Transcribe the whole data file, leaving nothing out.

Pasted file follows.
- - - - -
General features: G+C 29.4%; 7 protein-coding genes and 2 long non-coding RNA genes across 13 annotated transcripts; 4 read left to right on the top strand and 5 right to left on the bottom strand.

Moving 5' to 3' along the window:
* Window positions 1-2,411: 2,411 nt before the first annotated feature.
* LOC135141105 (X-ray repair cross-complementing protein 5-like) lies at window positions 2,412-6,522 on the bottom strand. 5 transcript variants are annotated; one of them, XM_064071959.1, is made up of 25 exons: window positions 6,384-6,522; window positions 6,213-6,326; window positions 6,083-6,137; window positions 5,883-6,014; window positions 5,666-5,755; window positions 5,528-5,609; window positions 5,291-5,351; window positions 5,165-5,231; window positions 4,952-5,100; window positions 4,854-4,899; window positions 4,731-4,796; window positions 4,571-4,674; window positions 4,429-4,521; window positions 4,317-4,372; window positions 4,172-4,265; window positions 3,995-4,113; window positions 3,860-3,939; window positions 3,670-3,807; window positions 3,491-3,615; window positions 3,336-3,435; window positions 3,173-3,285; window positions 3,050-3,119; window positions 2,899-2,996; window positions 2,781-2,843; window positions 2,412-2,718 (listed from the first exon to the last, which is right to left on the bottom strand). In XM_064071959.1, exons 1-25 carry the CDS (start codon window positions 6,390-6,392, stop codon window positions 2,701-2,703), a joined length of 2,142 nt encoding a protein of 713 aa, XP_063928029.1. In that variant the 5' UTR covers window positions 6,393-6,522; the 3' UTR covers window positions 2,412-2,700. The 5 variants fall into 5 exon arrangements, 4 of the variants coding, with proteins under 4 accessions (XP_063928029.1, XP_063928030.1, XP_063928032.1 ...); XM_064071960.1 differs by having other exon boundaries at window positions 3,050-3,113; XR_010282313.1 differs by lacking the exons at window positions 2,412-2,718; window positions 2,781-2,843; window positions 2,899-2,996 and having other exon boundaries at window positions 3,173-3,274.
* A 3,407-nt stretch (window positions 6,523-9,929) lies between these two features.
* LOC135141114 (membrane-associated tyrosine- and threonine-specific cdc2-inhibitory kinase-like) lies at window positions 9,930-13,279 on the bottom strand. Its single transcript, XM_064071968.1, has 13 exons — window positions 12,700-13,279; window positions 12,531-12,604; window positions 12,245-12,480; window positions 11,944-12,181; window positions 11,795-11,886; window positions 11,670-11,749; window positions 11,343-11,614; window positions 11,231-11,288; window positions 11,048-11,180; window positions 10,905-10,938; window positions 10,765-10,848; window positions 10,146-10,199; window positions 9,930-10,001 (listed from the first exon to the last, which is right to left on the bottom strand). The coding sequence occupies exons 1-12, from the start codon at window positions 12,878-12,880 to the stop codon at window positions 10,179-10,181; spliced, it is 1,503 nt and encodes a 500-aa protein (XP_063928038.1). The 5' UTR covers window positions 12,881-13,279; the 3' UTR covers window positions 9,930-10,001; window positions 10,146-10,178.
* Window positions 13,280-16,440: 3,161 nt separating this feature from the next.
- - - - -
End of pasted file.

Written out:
General features: G+C 29.4%; 7 protein-coding genes and 2 long non-coding RNA genes across 13 annotated transcripts; 4 read left to right on the top strand and 5 right to left on the bottom strand.

Moving 5' to 3' along the window:
* Window positions 1-2,411: 2,411 nt before the first annotated feature.
* LOC135141105 (X-ray repair cross-complementing protein 5-like) lies at window positions 2,412-6,522 on the bottom strand. 5 transcript variants are annotated; one of them, XM_064071959.1, is made up of 25 exons: window positions 6,384-6,522; window positions 6,213-6,326; window positions 6,083-6,137; window positions 5,883-6,014; window positions 5,666-5,755; window positions 5,528-5,609; window positions 5,291-5,351; window positions 5,165-5,231; window positions 4,952-5,100; window positions 4,854-4,899; window positions 4,731-4,796; window positions 4,571-4,674; window positions 4,429-4,521; window positions 4,317-4,372; window positions 4,172-4,265; window positions 3,995-4,113; window positions 3,860-3,939; window positions 3,670-3,807; window positions 3,491-3,615; window positions 3,336-3,435; window positions 3,173-3,285; window positions 3,050-3,119; window positions 2,899-2,996; window positions 2,781-2,843; window positions 2,412-2,718 (listed from the first exon to the last, which is right to left on the bottom strand). In XM_064071959.1, exons 1-25 carry the CDS (start codon window positions 6,390-6,392, stop codon window positions 2,701-2,703), a joined length of 2,142 nt encoding a protein of 713 aa, XP_063928029.1. In that variant the 5' UTR covers window positions 6,393-6,522; the 3' UTR covers window positions 2,412-2,700. The 5 variants fall into 5 exon arrangements, 4 of the variants coding, with proteins under 4 accessions (XP_063928029.1, XP_063928030.1, XP_063928032.1 ...); XM_064071960.1 differs by having other exon boundaries at window positions 3,050-3,113; XR_010282313.1 differs by lacking the exons at window positions 2,412-2,718; window positions 2,781-2,843; window positions 2,899-2,996 and having other exon boundaries at window positions 3,173-3,274.
* A 3,407-nt stretch (window positions 6,523-9,929) lies between these two features.
* LOC135141114 (membrane-associated tyrosine- and threonine-specific cdc2-inhibitory kinase-like) lies at window positions 9,930-13,279 on the bottom strand. Its single transcript, XM_064071968.1, has 13 exons — window positions 12,700-13,279; window positions 12,531-12,604; window positions 12,245-12,480; window positions 11,944-12,181; window positions 11,795-11,886; window positions 11,670-11,749; window positions 11,343-11,614; window positions 11,231-11,288; window positions 11,048-11,180; window positions 10,905-10,938; window positions 10,765-10,848; window positions 10,146-10,199; window positions 9,930-10,001 (listed from the first exon to the last, which is right to left on the bottom strand). The coding sequence occupies exons 1-12, from the start codon at window positions 12,878-12,880 to the stop codon at window positions 10,179-10,181; spliced, it is 1,503 nt and encodes a 500-aa protein (XP_063928038.1). The 5' UTR covers window positions 12,881-13,279; the 3' UTR covers window positions 9,930-10,001; window positions 10,146-10,178.
* Window positions 13,280-16,440: 3,161 nt separating this feature from the next.